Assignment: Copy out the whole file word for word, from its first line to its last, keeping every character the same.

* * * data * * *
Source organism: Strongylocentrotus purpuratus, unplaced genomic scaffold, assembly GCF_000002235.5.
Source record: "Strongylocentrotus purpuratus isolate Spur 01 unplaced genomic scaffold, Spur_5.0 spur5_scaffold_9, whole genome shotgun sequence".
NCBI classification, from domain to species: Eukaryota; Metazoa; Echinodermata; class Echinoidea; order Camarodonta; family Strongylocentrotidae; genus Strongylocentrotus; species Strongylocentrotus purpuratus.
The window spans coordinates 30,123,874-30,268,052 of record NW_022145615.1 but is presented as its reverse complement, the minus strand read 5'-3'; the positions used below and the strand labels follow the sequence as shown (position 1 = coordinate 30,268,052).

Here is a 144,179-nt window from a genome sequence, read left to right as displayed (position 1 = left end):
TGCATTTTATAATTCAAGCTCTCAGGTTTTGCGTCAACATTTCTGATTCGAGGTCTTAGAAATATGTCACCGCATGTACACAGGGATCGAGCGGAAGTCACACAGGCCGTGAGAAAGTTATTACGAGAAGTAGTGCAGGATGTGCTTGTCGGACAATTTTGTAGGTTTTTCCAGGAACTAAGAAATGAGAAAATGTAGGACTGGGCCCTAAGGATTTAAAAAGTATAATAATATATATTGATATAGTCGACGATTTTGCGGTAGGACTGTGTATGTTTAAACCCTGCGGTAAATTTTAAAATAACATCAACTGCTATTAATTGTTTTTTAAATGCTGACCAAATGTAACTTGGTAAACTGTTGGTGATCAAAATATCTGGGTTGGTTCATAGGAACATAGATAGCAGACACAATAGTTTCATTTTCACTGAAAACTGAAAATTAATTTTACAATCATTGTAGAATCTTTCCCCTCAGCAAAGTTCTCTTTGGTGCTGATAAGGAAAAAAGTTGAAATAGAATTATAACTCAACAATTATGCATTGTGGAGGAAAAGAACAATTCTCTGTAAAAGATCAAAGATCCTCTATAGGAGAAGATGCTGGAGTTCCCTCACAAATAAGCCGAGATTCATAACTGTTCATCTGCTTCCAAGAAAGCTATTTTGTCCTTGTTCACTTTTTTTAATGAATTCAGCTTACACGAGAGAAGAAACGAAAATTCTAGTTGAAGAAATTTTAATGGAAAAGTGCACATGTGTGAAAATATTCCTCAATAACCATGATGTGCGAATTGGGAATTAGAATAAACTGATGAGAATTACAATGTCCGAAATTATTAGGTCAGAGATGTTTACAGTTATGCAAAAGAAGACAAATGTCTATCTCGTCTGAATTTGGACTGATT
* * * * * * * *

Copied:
Source organism: Strongylocentrotus purpuratus, unplaced genomic scaffold, assembly GCF_000002235.5.
Source record: "Strongylocentrotus purpuratus isolate Spur 01 unplaced genomic scaffold, Spur_5.0 spur5_scaffold_9, whole genome shotgun sequence".
NCBI classification, from domain to species: Eukaryota; Metazoa; Echinodermata; class Echinoidea; order Camarodonta; family Strongylocentrotidae; genus Strongylocentrotus; species Strongylocentrotus purpuratus.
The window spans coordinates 30,123,874-30,268,052 of record NW_022145615.1 but is presented as its reverse complement, the minus strand read 5'-3'; the positions used below and the strand labels follow the sequence as shown (position 1 = coordinate 30,268,052).

Here is a 144,179-nt window from a genome sequence, read left to right as displayed (position 1 = left end):
TGCATTTTATAATTCAAGCTCTCAGGTTTTGCGTCAACATTTCTGATTCGAGGTCTTAGAAATATGTCACCGCATGTACACAGGGATCGAGCGGAAGTCACACAGGCCGTGAGAAAGTTATTACGAGAAGTAGTGCAGGATGTGCTTGTCGGACAATTTTGTAGGTTTTTCCAGGAACTAAGAAATGAGAAAATGTAGGACTGGGCCCTAAGGATTTAAAAAGTATAATAATATATATTGATATAGTCGACGATTTTGCGGTAGGACTGTGTATGTTTAAACCCTGCGGTAAATTTTAAAATAACATCAACTGCTATTAATTGTTTTTTAAATGCTGACCAAATGTAACTTGGTAAACTGTTGGTGATCAAAATATCTGGGTTGGTTCATAGGAACATAGATAGCAGACACAATAGTTTCATTTTCACTGAAAACTGAAAATTAATTTTACAATCATTGTAGAATCTTTCCCCTCAGCAAAGTTCTCTTTGGTGCTGATAAGGAAAAAAGTTGAAATAGAATTATAACTCAACAATTATGCATTGTGGAGGAAAAGAACAATTCTCTGTAAAAGATCAAAGATCCTCTATAGGAGAAGATGCTGGAGTTCCCTCACAAATAAGCCGAGATTCATAACTGTTCATCTGCTTCCAAGAAAGCTATTTTGTCCTTGTTCACTTTTTTTAATGAATTCAGCTTACACGAGAGAAGAAACGAAAATTCTAGTTGAAGAAATTTTAATGGAAAAGTGCACATGTGTGAAAATATTCCTCAATAACCATGATGTGCGAATTGGGAATTAGAATAAACTGATGAGAATTACAATGTCCGAAATTATTAGGTCAGAGATGTTTACAGTTATGCAAAAGAAGACAAATGTCTATCTCGTCTGAATTTGGACTGATT